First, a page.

Marital Rape in India- Relevance for UPSC Exam
- GS Paper 2: Governance, Administration and Challenges- Government policies and interventions for development in various sectors and issues arising out of their design and implementation.
Marital Rape in India in news
- Recently, a two-judge Bench of the Delhi High Court delivered a split verdictin a batch of petitions challenging the exception provided to marital rape in the Indian Penal Code (IPC).
Marital Rape in India
- Background: A split verdict in the Delhi High Court on the question of criminalising marital rape has reignited the controversy over legal protection for disregard of consent for sex within marriage.
- Marital Rape in IPC: Exceptions to the Section 375 of the IPC says that intercourse by a man with his wife aged 18 or above is not rape even if it is without her consent.
- Government’s View: The Union government has been opposing the removal of the marital rape exception.
- In 2016, it had rejected the concept of marital rape, saying it “cannot be applied to the Indian context” due to various reasons, not least because of the “mindset of society to treat marriage as a sacrament”.
- However, in the final hearing, the Union government did not take a stand on the issue.
Delhi High Court on Marital Rape
- In favour: Justice Rajiv Shakdher, who headed the recent Delhi High Court Bench, struck down exception to Section 375 of the IPC as unconstitutional.
- Justice Shakdher’s opinion goes to the heart of the matter, inasmuch as it treats the absence of consent as the core ingredient of rape.
- He says what is defined as rape in law should be labelled as such, irrespective of whether it occurs within or outside marriage.
- He finds that the marital exception violates equality before law, as well as deprives women of the right to trigger a prosecution for non-consensual sex.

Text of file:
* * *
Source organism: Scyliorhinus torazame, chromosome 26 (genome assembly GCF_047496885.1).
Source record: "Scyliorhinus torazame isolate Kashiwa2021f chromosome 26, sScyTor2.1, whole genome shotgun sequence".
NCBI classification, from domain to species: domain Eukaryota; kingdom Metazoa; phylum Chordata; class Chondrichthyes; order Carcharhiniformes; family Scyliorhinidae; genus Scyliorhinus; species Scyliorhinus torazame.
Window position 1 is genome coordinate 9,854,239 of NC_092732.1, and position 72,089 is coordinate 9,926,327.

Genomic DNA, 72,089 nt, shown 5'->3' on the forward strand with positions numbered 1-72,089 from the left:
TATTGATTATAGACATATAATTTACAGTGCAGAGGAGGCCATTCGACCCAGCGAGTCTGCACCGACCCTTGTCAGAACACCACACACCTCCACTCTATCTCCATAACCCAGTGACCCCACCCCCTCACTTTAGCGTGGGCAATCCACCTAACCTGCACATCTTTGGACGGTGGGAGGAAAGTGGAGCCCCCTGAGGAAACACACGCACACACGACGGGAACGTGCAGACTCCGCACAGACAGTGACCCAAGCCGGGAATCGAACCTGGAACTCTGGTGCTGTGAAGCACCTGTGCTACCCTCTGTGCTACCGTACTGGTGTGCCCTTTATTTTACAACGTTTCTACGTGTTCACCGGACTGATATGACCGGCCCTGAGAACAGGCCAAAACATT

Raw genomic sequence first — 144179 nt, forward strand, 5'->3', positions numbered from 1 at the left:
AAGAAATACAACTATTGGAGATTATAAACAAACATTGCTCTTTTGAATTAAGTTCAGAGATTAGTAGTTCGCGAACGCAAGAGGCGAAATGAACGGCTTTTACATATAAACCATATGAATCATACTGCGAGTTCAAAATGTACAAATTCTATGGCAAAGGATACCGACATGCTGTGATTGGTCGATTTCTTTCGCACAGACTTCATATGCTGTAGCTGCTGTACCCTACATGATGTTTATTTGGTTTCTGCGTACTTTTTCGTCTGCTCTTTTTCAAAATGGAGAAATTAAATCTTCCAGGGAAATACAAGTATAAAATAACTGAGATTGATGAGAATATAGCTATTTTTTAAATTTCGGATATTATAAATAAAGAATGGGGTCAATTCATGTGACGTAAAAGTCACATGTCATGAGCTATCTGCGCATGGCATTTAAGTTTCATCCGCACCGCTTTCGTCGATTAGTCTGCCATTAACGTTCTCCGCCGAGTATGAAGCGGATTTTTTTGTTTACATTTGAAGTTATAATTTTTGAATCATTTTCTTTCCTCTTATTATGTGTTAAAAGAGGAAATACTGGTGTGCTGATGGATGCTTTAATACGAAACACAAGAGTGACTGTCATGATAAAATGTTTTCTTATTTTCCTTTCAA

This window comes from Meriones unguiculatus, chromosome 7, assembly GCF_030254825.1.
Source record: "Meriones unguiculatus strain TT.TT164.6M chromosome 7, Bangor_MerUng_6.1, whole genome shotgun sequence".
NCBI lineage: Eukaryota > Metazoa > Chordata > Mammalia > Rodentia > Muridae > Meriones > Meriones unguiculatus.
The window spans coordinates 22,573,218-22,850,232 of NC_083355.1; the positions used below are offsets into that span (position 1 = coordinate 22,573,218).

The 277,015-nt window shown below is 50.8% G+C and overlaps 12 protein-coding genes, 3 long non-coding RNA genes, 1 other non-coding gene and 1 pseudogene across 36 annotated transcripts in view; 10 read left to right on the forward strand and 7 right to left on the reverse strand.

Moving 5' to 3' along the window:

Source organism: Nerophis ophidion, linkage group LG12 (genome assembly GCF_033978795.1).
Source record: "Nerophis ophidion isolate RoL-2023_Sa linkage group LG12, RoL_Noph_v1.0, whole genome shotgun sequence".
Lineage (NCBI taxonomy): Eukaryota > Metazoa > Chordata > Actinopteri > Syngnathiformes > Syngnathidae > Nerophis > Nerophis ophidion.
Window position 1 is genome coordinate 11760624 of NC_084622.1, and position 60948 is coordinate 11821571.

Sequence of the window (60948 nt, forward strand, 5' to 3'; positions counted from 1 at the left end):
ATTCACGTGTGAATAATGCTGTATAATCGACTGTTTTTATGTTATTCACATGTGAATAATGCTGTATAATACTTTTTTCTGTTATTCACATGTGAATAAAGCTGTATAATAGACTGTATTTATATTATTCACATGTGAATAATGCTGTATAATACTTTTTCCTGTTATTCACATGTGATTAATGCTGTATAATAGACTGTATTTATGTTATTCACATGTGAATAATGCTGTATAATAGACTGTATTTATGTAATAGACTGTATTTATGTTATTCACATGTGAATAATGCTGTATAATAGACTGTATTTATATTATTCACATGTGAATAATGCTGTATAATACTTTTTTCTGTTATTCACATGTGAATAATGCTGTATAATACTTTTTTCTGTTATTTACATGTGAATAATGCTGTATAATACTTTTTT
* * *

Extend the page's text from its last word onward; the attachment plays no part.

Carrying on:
- Besides, it also discriminates among women based on their marital status and robs them of sexual agency and autonomy.
- Against Criminalizing Marital Rape: Justice C. Hari Shankar rejected the plea to criminalise marital rape.
- He pointed out that any change in the law has to be carried out by the legislature since it requires consideration of social, cultural and legal aspects.
- He prioritizes importance of preserving the institution of marriage to such an extent that he holds that any legislation that keeps rape out of a marital relationship “is immune to interference”.
Marital Rape in India- Way Forward
- No Place for Exception: If marriage is regarded as a partnership between equals, an exception in a 162-year-old law should have had no place.
- Zero Tolerance to Violence: While there are other laws governing civil relationships that legitimise conjugal expectations, these cannot be seen as giving a free pass for violence within marriage, which is essentially what sex without consent is.
- Whether the legislative route is more appropriate in making marital rape a criminal offence is a matter of detail. What is important is that sexual violence has no place in society, and the institution of marriage is no exception.